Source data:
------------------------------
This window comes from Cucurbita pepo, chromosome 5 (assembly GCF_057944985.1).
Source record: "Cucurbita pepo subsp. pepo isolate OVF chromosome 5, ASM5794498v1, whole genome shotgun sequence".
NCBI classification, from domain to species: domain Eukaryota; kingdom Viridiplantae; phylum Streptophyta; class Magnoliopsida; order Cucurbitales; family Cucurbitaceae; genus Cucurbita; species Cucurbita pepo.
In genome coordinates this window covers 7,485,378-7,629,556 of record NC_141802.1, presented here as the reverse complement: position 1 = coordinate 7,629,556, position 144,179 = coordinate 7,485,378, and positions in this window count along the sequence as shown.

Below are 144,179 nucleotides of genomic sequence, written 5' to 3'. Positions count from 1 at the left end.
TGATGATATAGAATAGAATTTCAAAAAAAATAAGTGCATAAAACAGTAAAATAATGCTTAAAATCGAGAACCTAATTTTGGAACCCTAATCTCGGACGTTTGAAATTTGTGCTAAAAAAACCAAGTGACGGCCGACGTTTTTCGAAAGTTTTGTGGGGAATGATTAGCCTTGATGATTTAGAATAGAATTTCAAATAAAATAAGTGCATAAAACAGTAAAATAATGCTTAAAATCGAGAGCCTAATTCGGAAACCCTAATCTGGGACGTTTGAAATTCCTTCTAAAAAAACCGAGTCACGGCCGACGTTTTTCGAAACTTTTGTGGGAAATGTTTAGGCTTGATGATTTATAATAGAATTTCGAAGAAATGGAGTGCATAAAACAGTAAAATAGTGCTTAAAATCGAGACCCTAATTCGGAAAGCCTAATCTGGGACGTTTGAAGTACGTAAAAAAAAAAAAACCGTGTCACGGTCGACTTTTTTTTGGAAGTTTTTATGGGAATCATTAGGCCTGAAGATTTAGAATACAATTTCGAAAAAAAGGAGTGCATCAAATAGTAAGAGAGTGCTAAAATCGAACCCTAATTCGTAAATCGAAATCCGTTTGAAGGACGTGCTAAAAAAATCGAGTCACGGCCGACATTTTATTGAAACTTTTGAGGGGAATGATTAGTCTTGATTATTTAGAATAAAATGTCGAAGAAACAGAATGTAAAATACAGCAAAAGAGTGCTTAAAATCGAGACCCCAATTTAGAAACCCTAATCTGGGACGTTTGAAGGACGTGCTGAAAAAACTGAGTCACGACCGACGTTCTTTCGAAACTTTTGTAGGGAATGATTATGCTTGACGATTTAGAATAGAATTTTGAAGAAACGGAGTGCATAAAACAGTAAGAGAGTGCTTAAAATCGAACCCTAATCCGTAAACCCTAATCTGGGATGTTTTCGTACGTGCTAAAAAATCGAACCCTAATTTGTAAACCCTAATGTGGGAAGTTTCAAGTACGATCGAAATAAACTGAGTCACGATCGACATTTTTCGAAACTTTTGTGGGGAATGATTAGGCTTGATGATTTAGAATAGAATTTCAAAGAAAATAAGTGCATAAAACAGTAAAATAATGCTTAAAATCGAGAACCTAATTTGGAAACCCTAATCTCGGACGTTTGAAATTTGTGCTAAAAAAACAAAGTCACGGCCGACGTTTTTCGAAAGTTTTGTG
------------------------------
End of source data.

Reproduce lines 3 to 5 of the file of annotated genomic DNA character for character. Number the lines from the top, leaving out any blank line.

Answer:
NCBI classification, from domain to species: domain Eukaryota; kingdom Viridiplantae; phylum Streptophyta; class Magnoliopsida; order Cucurbitales; family Cucurbitaceae; genus Cucurbita; species Cucurbita pepo.
In genome coordinates this window covers 7,485,378-7,629,556 of record NC_141802.1, presented here as the reverse complement: position 1 = coordinate 7,629,556, position 144,179 = coordinate 7,485,378, and positions in this window count along the sequence as shown.

Below are 144,179 nucleotides of genomic sequence, written 5' to 3'. Positions count from 1 at the left end.